Feminae Vero educates women on the truths of their reproductive health and how it connects to faith.
Mary Kate Knorr didn’t expect that advocating for the unborn would lead her to spreading the word about women’s fertility awareness. But the longer she worked for the pro-life cause, the more it made sense.
“I saw that the pro-life movement wasn’t doing enough to address the huge problem we have in our nation, and globally, with artificial hormonal birth control,” Knorr said in an interview with Aleteia. “That, to me, was a major gap—and one I felt personally called to address.”
That call led her to found Feminae Vero, a non-profit organization dedicated to fertility awareness education and other means of supporting women’s holistic health, with a special focus on the connection between faith and health. Knorr said, “Feminae Vero exists to serve, educate, and evangelize girls and women on the truths of their reproductive health and how it connects to our Catholic faith.”
Feminae Vero is a new venture for Knorr. Her background is in politics and pro-life work, and she served for years as the executive director of Illinois Right to Life. She launched Feminae Vero in January of 2021.
Women can find a variety of services at Feminae Vero, including the following:
- Fertility awareness education
- Doula services
- Healing retreats
- Advocacy with elected officials and medical professionals
So far, the backbone of their work is fertility awareness education, and it seems as though that’s the area where the organization can make the biggest impact.
Two projects currently in the works are especially exciting. One of these projects is creating a curriculum for middle school and high school girls to learn about their reproductive health and its relevance inside of Catholic teaching. This curriculum has the potential to be wonderfully empowering and useful to girls during a key developmental stage.
“As Catholics, we know that faith and honest science go hand-in-hand,” Knorr said. “It’s a facet of our philosophy to lead with science in teaching girls and women about their bodies, then follow up with the truths of the faith so as to ultimately achieve evangelization.”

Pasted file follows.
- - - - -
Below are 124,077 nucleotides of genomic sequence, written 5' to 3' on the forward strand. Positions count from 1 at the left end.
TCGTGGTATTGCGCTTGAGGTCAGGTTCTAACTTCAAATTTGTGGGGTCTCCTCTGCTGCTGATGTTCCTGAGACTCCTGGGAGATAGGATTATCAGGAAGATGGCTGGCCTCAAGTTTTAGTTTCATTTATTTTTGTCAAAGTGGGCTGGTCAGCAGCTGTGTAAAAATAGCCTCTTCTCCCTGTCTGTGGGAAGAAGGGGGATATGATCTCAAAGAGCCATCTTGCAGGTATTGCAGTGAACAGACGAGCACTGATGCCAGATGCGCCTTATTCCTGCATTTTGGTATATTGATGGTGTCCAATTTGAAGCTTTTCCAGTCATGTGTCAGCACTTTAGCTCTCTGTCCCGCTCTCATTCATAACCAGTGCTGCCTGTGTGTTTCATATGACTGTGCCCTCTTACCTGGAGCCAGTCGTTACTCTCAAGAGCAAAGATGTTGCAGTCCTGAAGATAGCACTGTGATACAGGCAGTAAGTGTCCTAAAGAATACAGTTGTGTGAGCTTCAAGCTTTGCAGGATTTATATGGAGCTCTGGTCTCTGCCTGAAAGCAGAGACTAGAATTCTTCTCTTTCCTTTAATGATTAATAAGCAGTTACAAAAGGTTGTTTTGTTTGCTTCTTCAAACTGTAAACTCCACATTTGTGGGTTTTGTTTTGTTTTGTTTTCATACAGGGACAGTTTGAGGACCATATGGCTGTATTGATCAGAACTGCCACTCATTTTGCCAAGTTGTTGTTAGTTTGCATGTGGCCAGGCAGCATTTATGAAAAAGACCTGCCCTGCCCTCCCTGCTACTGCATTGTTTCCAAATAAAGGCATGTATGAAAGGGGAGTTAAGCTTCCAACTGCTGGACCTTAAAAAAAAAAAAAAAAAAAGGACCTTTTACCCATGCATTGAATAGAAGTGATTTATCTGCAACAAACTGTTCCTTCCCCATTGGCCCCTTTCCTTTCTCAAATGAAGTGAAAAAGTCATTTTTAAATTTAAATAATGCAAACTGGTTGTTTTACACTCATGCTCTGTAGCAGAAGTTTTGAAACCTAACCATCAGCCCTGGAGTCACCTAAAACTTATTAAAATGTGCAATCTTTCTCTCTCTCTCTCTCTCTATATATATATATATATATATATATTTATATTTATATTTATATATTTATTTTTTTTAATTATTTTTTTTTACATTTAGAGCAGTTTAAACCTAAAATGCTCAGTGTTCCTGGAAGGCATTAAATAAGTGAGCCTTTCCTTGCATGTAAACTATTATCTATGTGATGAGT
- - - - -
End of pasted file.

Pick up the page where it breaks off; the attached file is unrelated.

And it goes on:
It might seem odd to think that fertility awareness education would lead to evangelization, but Knorr has seen a real connection between the two. During her time in the pro-life movement, she made a pivotal observation: “Most of my previously pro-choice colleagues had a spiritual conversion alongside their ideological one,” she said.
When they became pro-life, they also became Christian, and, in many cases, Catholic. “Abortion is not exclusively a logic problem,” Knorr said. “It’s also a heart problem.”
The second project is a curriculum for seminarians and clergy. “It’s a future goal to develop a program for seminarians and clergy that will equip them to better support girls and women from a ministerial standpoint,” Knorr said. This project sounds like a crucial force for good: At times, there is a disconnect between what the Church teaches about women’s health and what local clergy understand about that teaching, so this project will help to bridge that gap.
There’s a lot that’s toxic, both physically and spiritually, in the lives of modern women. Knorr hopes that Feminae Vero will be a refreshingly holistic and positive resource.
“One of my primary goals in starting Feminae Vero was to extend a healing hand to women,” she said.
There are so many voices in society today that have deeply wounded women by lying to them about the way they were made and God’s plan for their bodies. Through our healing retreats, as well as the service and education that we aim to offer women, it’s our goal to take women by the hand and usher them into a healing process.
Ultimately, this healing comes from Christ. “It’s the Lord who’s doing the healing,” she explains.
That’s why we place such a heavy emphasis on evangelization as the ultimate goal. We believe that truth, if shared with prayer and compassion, will bring women to Jesus Christ—and once they meet the Lord, their healing will be inevitable.
Knorr wants women to know that God created them with profound purpose and intention. “Our culture’s objectification and abuse of women is a result of humanity’s fallenness,” she explains, “but John Paul II’s Theology of the Body tells us that we are meant for more.”
Her goal for Feminae Vero is to help women uncover that purpose and intention. She says, “Women can find such immense healing in the arms of Jesus Christ.”